Now to the important bit, ie separating for the neckline, and what a hassle – there is very little info on this in the book and I had a helluva job getting it to work properly and obviously it would be my fault ie operator error mainly because it was guess work. It took four goes to get it to properly align – I moved the cams as per the book ie on the first side I switched off the machine – moved the cams to the right and did not touch the N1 cam at all, and knitted, when I came to take it off the machine it was one row out – so I rattled it back and tried again, I reset the mylar sheet after taking note of its postion moved it down ten rows so it would feed in 10 rows and started again, this time it was one stitch out, so I admitted defeat. However, the left side was more fun, it was a total disaster, I switched off the machine and moved the cams to the left and then after switching on the machine took the carriage across and back to read the positions, and left the N1 cam in the centre and off I went, this time it was even worse, it had moved the pattern across by around seven stiches and it was a total mess, so perservering, not something I am noted for, I thought try again.
Setting Cams for the neckline
Could find nowt about setting cams for the neckline, so I thought of another way of doing it, ie this time I simply left the cams in their original positions ie as if doing the whole width of the piece and took the carriage all the way across (the carriage must go beyond the cams or it patterns incorrectly – same as the E6000 and this method is ingrained into my brain with Passap use) and this time it worked – as it was only for a matter of 28 rows that was fine, but surely there must be a simpler way.
Must admit for ease of use, this machine scores high but as far as the instruction manuals are concerned with the electronics and the use of cams – no comment. I have a couple of the pattern controllers for these machines and I note a ton of stuff is written about the use of these – but better written instruction books (I note in the 2 manuals for my machines both have errors – which have been amended by the insertion of an A4 sheet outlining what they were and important stuff it was too). More information about how these cams can be used for the most basic pattern operation ie necklines is required. I am sure there are many other uses once you have played around with it a bit – I suppose you may say I am not without a wee bit of knowledge about electronics but this experiment with the neckline and cams even has me beat, so pity the poor knitters that bought them originally.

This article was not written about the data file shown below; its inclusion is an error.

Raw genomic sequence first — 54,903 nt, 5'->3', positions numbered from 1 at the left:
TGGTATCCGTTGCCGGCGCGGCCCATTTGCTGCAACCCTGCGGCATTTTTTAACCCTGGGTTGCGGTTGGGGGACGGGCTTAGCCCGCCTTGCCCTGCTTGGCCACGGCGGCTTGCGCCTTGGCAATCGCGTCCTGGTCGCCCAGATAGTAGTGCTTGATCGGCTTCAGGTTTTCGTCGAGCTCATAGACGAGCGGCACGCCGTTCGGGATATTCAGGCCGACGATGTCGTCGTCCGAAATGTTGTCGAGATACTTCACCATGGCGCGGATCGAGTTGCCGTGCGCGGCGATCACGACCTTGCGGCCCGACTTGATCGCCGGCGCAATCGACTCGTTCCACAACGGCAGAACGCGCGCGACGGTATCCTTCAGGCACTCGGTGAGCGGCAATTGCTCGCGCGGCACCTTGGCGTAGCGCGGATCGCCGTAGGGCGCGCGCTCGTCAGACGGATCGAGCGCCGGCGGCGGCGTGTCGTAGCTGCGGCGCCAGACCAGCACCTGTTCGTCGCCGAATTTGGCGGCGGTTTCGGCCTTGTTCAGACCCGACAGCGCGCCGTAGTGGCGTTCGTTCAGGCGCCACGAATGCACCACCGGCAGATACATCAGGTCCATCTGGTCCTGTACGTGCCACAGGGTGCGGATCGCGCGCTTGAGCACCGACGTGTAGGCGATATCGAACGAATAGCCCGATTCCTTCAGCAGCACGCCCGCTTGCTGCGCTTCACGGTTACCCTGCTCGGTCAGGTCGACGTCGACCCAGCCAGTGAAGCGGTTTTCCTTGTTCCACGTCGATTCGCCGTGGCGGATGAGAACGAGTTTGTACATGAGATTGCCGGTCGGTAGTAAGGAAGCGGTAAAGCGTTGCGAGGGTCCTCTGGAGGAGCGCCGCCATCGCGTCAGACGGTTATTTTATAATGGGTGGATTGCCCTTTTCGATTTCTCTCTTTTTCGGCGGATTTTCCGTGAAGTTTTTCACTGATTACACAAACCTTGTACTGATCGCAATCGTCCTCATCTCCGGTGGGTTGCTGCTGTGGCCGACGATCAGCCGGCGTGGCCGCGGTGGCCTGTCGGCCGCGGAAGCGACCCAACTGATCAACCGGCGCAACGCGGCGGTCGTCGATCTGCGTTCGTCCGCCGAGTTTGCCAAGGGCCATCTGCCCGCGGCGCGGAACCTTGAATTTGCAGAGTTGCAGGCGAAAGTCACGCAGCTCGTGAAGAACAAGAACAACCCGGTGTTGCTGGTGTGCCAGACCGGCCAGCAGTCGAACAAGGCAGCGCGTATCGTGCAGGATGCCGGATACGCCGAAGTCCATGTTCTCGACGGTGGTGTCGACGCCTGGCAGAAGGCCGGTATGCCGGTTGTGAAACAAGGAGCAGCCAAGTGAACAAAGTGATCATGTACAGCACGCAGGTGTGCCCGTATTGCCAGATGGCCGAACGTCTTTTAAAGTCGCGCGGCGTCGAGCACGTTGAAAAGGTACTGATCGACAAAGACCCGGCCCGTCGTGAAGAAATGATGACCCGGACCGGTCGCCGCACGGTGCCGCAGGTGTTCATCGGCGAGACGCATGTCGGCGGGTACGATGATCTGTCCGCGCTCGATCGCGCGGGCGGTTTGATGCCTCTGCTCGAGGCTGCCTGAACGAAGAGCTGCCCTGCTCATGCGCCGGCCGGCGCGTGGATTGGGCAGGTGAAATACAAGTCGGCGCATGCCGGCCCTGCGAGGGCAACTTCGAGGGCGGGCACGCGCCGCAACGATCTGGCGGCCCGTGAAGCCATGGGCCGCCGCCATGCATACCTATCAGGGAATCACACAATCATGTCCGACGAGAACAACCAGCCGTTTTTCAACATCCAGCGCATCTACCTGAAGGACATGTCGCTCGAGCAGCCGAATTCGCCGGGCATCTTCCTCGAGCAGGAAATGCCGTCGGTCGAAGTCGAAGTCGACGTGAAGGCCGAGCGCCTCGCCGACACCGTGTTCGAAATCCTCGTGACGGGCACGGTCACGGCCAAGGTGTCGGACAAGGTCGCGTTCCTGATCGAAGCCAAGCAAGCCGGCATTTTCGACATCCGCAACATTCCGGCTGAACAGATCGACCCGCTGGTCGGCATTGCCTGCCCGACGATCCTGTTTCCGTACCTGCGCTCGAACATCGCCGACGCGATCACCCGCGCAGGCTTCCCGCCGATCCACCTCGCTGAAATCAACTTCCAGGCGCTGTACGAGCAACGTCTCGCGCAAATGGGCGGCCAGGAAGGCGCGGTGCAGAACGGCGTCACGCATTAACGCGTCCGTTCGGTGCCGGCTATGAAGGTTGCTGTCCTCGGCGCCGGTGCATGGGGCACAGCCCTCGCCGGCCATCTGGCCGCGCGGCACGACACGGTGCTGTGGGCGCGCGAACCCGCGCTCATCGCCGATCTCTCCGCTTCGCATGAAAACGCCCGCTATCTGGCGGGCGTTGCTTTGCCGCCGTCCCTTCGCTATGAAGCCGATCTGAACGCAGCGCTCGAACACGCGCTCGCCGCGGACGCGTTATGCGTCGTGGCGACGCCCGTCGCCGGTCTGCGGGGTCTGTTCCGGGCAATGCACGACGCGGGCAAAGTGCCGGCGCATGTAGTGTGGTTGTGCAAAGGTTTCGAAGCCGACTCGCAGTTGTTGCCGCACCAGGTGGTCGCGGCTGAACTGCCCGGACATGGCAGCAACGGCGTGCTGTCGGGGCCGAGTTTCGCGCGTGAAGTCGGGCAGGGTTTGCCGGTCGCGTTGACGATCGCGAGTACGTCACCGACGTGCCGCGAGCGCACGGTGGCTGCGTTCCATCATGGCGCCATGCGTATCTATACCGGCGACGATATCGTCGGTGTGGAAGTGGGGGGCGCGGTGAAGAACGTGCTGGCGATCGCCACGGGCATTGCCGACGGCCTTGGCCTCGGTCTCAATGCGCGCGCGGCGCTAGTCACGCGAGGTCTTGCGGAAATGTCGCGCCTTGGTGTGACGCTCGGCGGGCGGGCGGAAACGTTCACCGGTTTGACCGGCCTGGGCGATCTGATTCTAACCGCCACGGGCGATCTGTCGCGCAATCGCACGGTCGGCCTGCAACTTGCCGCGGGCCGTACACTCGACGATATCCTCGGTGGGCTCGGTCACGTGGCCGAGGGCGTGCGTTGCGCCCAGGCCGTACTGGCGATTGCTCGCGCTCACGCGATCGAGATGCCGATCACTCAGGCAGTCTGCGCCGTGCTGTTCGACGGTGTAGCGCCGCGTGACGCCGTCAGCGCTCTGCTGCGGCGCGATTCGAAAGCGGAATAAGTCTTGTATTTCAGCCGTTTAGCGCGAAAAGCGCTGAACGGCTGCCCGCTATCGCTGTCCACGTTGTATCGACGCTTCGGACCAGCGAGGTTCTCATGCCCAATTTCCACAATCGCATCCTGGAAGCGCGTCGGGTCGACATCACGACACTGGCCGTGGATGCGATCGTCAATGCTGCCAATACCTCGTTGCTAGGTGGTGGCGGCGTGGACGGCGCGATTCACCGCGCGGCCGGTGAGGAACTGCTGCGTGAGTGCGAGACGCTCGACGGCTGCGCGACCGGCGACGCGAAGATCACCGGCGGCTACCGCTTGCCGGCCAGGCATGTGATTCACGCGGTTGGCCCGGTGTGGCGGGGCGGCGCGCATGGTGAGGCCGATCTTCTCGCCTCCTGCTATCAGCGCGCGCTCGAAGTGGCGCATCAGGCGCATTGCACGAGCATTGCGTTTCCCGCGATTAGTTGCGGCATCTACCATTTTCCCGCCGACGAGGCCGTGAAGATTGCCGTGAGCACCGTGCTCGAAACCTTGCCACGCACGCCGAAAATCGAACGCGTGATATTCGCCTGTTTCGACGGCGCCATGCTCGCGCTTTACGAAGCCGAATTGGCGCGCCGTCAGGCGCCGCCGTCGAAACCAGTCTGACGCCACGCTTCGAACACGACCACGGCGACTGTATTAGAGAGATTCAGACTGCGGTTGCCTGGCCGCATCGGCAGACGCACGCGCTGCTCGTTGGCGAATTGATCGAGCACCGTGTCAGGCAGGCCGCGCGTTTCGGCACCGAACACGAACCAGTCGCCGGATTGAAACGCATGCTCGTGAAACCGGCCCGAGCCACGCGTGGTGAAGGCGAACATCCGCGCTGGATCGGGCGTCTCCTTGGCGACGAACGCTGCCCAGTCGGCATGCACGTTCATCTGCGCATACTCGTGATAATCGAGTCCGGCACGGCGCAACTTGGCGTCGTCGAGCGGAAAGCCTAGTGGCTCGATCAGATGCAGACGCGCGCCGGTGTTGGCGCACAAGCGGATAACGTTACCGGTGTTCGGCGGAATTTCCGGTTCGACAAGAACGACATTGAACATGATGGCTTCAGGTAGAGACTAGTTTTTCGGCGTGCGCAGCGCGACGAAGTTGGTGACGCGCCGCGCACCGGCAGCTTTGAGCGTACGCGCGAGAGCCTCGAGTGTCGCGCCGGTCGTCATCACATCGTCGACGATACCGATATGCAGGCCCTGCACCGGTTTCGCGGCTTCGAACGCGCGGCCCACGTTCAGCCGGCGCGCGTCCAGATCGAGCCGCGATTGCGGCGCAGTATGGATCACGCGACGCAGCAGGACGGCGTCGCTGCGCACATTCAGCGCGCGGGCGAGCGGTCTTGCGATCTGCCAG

My conclusion re the Knitmaster 580 Electronic (now rebadged Silver Reed) I note this machine is often sold on Ebay at a very reasonable cost and you must consider that it is exactly the same as the very expensive badged Silver Reed model except it has its pattern controller built in and to boot it usually has every extra under the sun included in the price and you can still buy Designaknit and a cable (though this would probably cost you more than the whole package) that allows you to knit from screen – to my mind one of the most underrated second hand machines on the market. The only other comments I have to make is that I have a universal motor for standard gauge machines and the Knitmaster has a curly cable that sort of gets in the way when knitting with this particular brand of motor but that aside still a very nice machine. I might well add that the ribbers for Knitmasters are inexpensive and that the linker and rib transfer carriages are one of the best designs ever.